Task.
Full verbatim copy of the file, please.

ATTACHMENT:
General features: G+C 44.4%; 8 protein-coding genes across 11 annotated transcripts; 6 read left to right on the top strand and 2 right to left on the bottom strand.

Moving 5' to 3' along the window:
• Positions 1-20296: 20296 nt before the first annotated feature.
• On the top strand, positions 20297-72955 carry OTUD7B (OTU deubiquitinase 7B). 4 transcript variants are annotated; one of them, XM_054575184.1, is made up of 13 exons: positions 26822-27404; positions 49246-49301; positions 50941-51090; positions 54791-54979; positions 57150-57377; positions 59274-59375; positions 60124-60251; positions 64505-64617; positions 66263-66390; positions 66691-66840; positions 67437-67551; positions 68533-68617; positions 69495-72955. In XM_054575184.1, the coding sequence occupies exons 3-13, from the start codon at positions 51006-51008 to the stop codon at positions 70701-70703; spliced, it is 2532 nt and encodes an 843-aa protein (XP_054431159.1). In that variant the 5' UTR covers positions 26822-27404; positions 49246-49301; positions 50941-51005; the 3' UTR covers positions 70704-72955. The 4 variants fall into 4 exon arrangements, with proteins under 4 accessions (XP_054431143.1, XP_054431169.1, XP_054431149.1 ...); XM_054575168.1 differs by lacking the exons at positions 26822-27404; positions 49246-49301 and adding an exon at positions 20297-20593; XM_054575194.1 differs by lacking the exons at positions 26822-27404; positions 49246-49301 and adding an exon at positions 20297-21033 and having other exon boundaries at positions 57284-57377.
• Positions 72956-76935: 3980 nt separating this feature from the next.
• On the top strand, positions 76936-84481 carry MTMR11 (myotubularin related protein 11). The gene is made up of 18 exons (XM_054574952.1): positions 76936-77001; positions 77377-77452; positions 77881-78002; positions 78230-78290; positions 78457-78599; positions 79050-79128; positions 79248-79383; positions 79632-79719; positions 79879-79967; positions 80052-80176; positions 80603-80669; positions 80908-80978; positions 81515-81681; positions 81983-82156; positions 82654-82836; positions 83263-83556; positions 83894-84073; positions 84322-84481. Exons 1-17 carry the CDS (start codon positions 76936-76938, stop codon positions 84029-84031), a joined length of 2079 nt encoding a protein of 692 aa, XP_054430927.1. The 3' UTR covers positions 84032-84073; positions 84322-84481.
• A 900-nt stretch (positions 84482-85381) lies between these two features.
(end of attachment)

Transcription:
General features: G+C 44.4%; 8 protein-coding genes across 11 annotated transcripts; 6 read left to right on the top strand and 2 right to left on the bottom strand.

Moving 5' to 3' along the window:
• Positions 1-20296: 20296 nt before the first annotated feature.
• On the top strand, positions 20297-72955 carry OTUD7B (OTU deubiquitinase 7B). 4 transcript variants are annotated; one of them, XM_054575184.1, is made up of 13 exons: positions 26822-27404; positions 49246-49301; positions 50941-51090; positions 54791-54979; positions 57150-57377; positions 59274-59375; positions 60124-60251; positions 64505-64617; positions 66263-66390; positions 66691-66840; positions 67437-67551; positions 68533-68617; positions 69495-72955. In XM_054575184.1, the coding sequence occupies exons 3-13, from the start codon at positions 51006-51008 to the stop codon at positions 70701-70703; spliced, it is 2532 nt and encodes an 843-aa protein (XP_054431159.1). In that variant the 5' UTR covers positions 26822-27404; positions 49246-49301; positions 50941-51005; the 3' UTR covers positions 70704-72955. The 4 variants fall into 4 exon arrangements, with proteins under 4 accessions (XP_054431143.1, XP_054431169.1, XP_054431149.1 ...); XM_054575168.1 differs by lacking the exons at positions 26822-27404; positions 49246-49301 and adding an exon at positions 20297-20593; XM_054575194.1 differs by lacking the exons at positions 26822-27404; positions 49246-49301 and adding an exon at positions 20297-21033 and having other exon boundaries at positions 57284-57377.
• Positions 72956-76935: 3980 nt separating this feature from the next.
• On the top strand, positions 76936-84481 carry MTMR11 (myotubularin related protein 11). The gene is made up of 18 exons (XM_054574952.1): positions 76936-77001; positions 77377-77452; positions 77881-78002; positions 78230-78290; positions 78457-78599; positions 79050-79128; positions 79248-79383; positions 79632-79719; positions 79879-79967; positions 80052-80176; positions 80603-80669; positions 80908-80978; positions 81515-81681; positions 81983-82156; positions 82654-82836; positions 83263-83556; positions 83894-84073; positions 84322-84481. Exons 1-17 carry the CDS (start codon positions 76936-76938, stop codon positions 84029-84031), a joined length of 2079 nt encoding a protein of 692 aa, XP_054430927.1. The 3' UTR covers positions 84032-84073; positions 84322-84481.
• A 900-nt stretch (positions 84482-85381) lies between these two features.